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A ‘‘top-down’’ explanation of ‘‘omics.’’ Genomics is the study of the complete set of hereditary genetic information in an organism. With the advent of microarray technology and next-generation sequencing, numerous applications have arisen from the field of genomics, including pathogen discovery, epidemiologic advances, and a variety of molecular techniques that allow for precise manipulation of microbial genomes. As DNA begets RNA and protein, so do the fields of transcriptomics and proteomics follow logically from genomics. Transcriptomics, which is a subset of the field of genomics and concerns the collection of messenger RNA transcripts expressed within an organism, has emerged as a result of more sophisticated techniques that allow for the highly sensitive determination of low-abundance mutations, transcripts, and SNPs. Proteomics is the next major ‘‘omics’’ field after genomics, and it focuses on the complement of proteins, their modifications, and their interactions within an organism. With the aid of analytical techniques such as 2-DE, MS/MS, and shotgun proteomics, the field of proteomics has found useful application for the identification of biomarkers and mapping of epitopes that may provide targets for antimicrobial drug development. The field of metabolomics is a natural offshoot of proteomics as it uses many of the same MS techniques. A major difference, however, is that whereas genomics and proteomics provide insight into the potential of cellular processes, metabolomics gives an instantaneous snapshot of what is actually happening in a cell. Each one of these ‘‘omics’’ fields generates massive amounts of rich, detailed data that surpass the capabilities of manual data analysis. This therefore necessitates the incorporation of bioinformatics for the development of computer algorithms that are used to analyze and model data. (Color version of figure is available online.) 

A ‘‘top-down’’ explanation of ‘‘omics.’’ Genomics is the study of the complete set of hereditary genetic information in an organism. With the advent of microarray technology and next-generation sequencing, numerous applications have arisen from the field of genomics, including pathogen discovery, epidemiologic advances, and a variety of molecular techniques that allow for precise manipulation of microbial genomes. As DNA begets RNA and protein, so do the fields of transcriptomics and proteomics follow logically from genomics. Transcriptomics, which is a subset of the field of genomics and concerns the collection of messenger RNA transcripts expressed within an organism, has emerged as a result of more sophisticated techniques that allow for the highly sensitive determination of low-abundance mutations, transcripts, and SNPs. Proteomics is the next major ‘‘omics’’ field after genomics, and it focuses on the complement of proteins, their modifications, and their interactions within an organism. With the aid of analytical techniques such as 2-DE, MS/MS, and shotgun proteomics, the field of proteomics has found useful application for the identification of biomarkers and mapping of epitopes that may provide targets for antimicrobial drug development. The field of metabolomics is a natural offshoot of proteomics as it uses many of the same MS techniques. A major difference, however, is that whereas genomics and proteomics provide insight into the potential of cellular processes, metabolomics gives an instantaneous snapshot of what is actually happening in a cell. Each one of these ‘‘omics’’ fields generates massive amounts of rich, detailed data that surpass the capabilities of manual data analysis. This therefore necessitates the incorporation of bioinformatics for the development of computer algorithms that are used to analyze and model data. (Color version of figure is available online.)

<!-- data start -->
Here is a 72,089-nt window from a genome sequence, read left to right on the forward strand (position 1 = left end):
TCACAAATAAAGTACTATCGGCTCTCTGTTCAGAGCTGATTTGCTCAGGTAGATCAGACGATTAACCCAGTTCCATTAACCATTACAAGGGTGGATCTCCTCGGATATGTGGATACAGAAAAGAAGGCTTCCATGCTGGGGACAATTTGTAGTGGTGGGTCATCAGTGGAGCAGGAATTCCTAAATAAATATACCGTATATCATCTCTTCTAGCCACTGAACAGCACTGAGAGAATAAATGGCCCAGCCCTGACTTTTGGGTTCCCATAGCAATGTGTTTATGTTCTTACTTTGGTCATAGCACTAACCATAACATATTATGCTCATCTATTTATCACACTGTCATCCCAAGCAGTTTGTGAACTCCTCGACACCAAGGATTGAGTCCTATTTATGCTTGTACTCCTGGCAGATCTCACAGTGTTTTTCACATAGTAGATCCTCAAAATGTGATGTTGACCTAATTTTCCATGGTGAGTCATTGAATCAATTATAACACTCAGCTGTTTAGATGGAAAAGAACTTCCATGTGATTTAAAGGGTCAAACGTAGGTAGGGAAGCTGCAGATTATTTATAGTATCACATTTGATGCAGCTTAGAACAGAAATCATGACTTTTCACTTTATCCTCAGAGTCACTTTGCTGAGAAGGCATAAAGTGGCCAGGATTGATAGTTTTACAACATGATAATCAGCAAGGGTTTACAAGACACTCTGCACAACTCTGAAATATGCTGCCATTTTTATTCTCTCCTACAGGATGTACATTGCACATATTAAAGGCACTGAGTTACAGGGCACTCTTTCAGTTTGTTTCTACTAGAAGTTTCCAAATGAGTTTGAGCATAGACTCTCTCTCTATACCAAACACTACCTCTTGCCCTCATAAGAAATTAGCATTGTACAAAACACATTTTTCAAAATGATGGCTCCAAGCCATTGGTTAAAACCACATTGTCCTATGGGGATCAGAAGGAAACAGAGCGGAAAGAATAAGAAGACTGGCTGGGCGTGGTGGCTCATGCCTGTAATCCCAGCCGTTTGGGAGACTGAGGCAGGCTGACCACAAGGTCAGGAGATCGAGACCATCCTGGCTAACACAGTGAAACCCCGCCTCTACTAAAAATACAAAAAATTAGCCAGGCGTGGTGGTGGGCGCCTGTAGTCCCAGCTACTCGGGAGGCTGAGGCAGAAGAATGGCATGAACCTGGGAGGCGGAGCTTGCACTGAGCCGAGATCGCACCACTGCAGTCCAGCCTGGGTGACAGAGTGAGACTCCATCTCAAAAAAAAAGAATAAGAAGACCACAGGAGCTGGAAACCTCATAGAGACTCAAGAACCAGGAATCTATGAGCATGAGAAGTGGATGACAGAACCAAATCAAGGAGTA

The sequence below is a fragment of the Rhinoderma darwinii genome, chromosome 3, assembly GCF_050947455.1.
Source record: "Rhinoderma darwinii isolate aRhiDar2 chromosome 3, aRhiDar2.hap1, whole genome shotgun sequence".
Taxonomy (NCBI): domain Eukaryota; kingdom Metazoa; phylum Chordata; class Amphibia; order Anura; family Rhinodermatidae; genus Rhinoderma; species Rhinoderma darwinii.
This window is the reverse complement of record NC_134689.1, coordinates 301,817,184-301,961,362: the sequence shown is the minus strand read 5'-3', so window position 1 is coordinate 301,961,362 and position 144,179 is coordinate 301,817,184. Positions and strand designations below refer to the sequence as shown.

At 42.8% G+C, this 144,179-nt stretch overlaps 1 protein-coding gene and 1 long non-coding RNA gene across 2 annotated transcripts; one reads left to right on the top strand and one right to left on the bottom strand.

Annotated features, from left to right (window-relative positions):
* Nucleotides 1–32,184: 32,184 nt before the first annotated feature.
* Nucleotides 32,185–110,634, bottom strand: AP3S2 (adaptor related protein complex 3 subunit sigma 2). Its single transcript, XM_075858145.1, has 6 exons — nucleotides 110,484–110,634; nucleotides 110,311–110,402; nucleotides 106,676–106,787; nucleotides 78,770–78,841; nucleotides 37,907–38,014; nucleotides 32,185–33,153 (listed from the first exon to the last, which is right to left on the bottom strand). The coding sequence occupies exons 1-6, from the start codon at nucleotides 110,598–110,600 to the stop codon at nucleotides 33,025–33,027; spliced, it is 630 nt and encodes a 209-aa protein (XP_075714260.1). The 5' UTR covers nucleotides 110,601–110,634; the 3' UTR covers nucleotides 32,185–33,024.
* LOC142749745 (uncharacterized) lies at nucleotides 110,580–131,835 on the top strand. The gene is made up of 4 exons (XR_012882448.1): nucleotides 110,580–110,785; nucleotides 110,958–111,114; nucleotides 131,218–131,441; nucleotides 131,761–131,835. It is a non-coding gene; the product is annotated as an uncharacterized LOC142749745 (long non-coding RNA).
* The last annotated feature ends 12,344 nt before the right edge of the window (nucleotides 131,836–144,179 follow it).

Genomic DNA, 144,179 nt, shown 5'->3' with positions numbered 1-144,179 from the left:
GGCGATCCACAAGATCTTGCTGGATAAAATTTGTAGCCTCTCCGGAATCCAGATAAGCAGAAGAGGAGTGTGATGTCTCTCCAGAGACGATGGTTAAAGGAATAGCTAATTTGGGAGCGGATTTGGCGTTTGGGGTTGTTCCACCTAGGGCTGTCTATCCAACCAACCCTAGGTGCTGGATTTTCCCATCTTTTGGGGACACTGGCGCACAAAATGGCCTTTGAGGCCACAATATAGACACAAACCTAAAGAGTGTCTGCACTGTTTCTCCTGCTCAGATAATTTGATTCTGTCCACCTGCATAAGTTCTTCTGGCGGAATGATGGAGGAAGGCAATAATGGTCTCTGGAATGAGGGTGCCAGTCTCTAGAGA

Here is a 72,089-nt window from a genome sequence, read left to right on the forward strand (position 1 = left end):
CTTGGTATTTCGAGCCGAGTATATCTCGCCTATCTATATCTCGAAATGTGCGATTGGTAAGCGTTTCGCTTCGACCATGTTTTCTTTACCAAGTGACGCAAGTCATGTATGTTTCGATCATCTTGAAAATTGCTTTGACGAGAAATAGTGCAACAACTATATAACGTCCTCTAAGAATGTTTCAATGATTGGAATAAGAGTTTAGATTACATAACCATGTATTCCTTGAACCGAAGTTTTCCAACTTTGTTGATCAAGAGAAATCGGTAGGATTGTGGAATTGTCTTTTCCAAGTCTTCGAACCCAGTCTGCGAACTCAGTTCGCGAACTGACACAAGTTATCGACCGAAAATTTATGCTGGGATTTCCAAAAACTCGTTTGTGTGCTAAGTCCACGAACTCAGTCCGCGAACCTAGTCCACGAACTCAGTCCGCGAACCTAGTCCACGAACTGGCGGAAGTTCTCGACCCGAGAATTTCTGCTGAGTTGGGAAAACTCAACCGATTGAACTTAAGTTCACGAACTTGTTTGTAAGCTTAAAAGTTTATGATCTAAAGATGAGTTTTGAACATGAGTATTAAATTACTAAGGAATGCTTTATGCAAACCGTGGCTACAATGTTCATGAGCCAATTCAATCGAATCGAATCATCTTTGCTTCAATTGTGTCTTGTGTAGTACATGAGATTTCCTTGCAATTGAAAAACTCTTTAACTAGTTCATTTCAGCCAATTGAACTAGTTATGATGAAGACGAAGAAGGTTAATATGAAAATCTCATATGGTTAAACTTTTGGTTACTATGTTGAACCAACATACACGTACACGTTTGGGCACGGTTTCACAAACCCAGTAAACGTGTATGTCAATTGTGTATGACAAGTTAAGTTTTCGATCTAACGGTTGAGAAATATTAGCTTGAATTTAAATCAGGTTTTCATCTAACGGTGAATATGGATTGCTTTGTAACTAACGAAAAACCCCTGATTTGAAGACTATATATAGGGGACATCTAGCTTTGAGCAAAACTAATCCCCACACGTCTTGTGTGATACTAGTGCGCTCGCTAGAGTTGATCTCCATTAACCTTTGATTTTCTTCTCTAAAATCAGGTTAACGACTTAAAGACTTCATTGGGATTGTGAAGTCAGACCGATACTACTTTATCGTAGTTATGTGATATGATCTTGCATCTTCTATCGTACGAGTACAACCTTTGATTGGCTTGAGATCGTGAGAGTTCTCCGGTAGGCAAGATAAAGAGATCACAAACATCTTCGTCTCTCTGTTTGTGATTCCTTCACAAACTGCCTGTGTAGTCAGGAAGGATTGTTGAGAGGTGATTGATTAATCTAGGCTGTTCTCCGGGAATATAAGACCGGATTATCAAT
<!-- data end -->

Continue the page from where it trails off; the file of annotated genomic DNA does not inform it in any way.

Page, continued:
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In recent years, the biomedical community has witnessed a rapid scientific and technologic evolution after the development and refinement of high-throughput methodologies. Concurrently and consequentially, the scientific perspective has changed from the reductionist approach of meticulously analyzing the fine details of a single component of biolog...

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... Metabolomics uses the systematic analysis of the complete set of chemical fingerprints left behind by certain cellular processes to determine key aspects of the function and regulation of those processes. 15 To- gether, genomics, proteomics, and metabolomics com- prise the 3 major systems biology approaches at the forefront of translational research (Fig 1). ...
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... Be- cause HCV, which almost invariably leads to a chronic disease with liver failure in approximately 70% of indi- viduals, is treated most effectively during the acute phase of the disease, this study was a significant step to- ward allowing physicians to predict spontaneous clear- ance accurately and to identify a subgroup of patients that will benefit from early treatment. 208 Microarray technology has paved the way for the de- velopment of the field of transcriptomics, which is the large-scale profiling of all RNA transcripts in a cell to characterize gene expression (Fig 1). Transcriptomics has been applied widely to the study of the host response and identification of biomarkers after an infection or treatment. ...

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Chapter
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